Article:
Our Lady’s bodily assumption should be a powerful motive for control of our bodily passions. Why? Because after the last day, we are due to be rewarded with a glorified body for the merit we have gained during our life on earth in sacrificing sinful pleasures of the senses in obedience to the will of God.

Devotion to the Blessed Virgin.  As spelled out in the Second Vatican Council, devotion to the Mother of God is really a composite of three elements: veneration, invocation, and imitation. They belong together and may only be separated at the risk of detracting from the honors due to Mary, and depriving ourselves of the graces God wishes to confer on humanity through His beloved Mother.

Veneration of the Blessed Virgin includes all the honor and praise, recognition and love that she deserves as the Mother of the Redeemer and Mother of the human race. Veneration may be described as loving appreciation. The appreciation is based on the knowledge we have of Mary, based on the truths taught us by faith. The love is inspired by the depth of our appreciation, which depends on reading, study, and meditation about the Blessed Virgin Mary.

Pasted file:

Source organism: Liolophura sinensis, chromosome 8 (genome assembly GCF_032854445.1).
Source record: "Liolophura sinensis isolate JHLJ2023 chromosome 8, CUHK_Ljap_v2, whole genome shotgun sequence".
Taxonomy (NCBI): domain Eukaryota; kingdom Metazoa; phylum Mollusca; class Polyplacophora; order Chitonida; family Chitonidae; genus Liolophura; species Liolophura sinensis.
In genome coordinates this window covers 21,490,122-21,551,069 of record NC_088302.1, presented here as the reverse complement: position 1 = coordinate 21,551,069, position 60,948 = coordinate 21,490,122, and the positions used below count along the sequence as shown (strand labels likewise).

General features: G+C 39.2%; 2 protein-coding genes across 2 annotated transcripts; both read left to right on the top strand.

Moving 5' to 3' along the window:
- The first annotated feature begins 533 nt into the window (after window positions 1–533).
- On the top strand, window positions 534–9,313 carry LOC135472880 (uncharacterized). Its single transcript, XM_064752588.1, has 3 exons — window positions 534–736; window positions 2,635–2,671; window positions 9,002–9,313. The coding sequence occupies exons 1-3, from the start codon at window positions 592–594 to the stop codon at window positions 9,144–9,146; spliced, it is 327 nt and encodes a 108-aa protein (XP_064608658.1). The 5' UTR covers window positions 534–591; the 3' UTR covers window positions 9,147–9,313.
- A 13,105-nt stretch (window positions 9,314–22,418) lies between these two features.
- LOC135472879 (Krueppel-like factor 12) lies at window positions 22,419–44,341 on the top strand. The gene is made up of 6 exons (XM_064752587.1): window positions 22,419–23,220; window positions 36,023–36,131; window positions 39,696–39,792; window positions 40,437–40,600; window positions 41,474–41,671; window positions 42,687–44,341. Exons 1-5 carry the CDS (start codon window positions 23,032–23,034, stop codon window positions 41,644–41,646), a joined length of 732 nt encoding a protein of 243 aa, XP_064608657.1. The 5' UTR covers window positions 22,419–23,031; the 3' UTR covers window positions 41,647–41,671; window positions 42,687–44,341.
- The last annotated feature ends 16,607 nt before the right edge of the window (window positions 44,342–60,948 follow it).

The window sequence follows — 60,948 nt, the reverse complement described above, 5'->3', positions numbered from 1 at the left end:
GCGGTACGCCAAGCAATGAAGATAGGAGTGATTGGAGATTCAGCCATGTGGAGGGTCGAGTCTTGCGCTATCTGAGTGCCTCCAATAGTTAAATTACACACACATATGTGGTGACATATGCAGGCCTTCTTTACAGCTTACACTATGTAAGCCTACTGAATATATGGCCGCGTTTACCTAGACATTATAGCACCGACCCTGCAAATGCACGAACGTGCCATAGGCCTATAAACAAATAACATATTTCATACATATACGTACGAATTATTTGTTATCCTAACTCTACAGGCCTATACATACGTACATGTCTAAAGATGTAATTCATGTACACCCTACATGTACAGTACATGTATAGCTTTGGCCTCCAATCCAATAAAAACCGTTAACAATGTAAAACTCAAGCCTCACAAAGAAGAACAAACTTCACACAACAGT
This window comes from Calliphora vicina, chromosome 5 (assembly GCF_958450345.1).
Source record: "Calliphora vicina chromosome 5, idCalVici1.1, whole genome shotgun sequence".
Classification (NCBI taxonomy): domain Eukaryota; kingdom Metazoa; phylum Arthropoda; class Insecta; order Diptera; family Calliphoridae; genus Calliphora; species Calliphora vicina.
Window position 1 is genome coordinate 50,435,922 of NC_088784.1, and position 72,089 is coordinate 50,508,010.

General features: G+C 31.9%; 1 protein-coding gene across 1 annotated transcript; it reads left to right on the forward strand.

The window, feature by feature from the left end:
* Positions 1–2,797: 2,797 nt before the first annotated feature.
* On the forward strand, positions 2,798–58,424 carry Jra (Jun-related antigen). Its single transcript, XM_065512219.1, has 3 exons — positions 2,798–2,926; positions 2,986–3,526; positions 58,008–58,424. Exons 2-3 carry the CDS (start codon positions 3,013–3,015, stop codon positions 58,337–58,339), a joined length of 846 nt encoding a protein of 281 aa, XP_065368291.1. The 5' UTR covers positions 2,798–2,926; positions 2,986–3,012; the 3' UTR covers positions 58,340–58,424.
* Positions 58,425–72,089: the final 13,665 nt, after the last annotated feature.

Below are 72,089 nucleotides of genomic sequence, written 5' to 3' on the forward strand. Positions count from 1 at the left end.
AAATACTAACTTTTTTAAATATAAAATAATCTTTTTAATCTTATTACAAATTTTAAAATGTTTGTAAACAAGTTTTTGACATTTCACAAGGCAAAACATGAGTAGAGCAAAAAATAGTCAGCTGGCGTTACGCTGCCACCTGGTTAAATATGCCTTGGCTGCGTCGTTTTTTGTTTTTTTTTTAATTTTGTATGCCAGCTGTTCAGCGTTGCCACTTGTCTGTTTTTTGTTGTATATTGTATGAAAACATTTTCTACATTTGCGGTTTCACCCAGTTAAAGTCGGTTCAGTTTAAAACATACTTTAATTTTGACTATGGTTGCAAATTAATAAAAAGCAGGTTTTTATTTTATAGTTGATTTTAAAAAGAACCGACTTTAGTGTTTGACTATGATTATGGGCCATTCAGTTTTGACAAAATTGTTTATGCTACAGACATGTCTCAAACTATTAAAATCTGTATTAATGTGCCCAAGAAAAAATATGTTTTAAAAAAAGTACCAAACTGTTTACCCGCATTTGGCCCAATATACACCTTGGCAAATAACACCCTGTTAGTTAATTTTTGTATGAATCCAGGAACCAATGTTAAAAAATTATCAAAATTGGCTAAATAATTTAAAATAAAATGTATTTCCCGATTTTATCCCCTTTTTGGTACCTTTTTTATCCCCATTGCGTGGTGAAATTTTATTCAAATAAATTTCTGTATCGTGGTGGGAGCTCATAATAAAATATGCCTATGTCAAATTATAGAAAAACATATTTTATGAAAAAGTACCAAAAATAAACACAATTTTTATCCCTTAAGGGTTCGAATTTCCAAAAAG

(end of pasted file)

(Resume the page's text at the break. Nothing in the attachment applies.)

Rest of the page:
The first seven parts of the Hail Mary are all statements of veneration:

- Hail Mary
- Full of grace
- The Lord is with thee.
- Blessed art thou among women
- And blessed is the fruit of thy womb, Jesus.
- Holy Mary
- Mother of God—are so many acts of praise and honor, lovingly addressed to the Blessed Virgin. All are drawn from Sacred Scripture or the tradition of the Church. And all are so many acts of praise of the Divine Majesty for the gifts bestowed on the one who gave the Son of God his finite humanity.

Invocation builds on veneration. Because Mary is so pleasing to the Trinity, she, more than any other creature, can effectively plead for us before the Throne of God. We invoke her so that she might intercede for us.

The last three parts of the Hail Mary are all forms of invocation:

- Pray for us sinners
- Now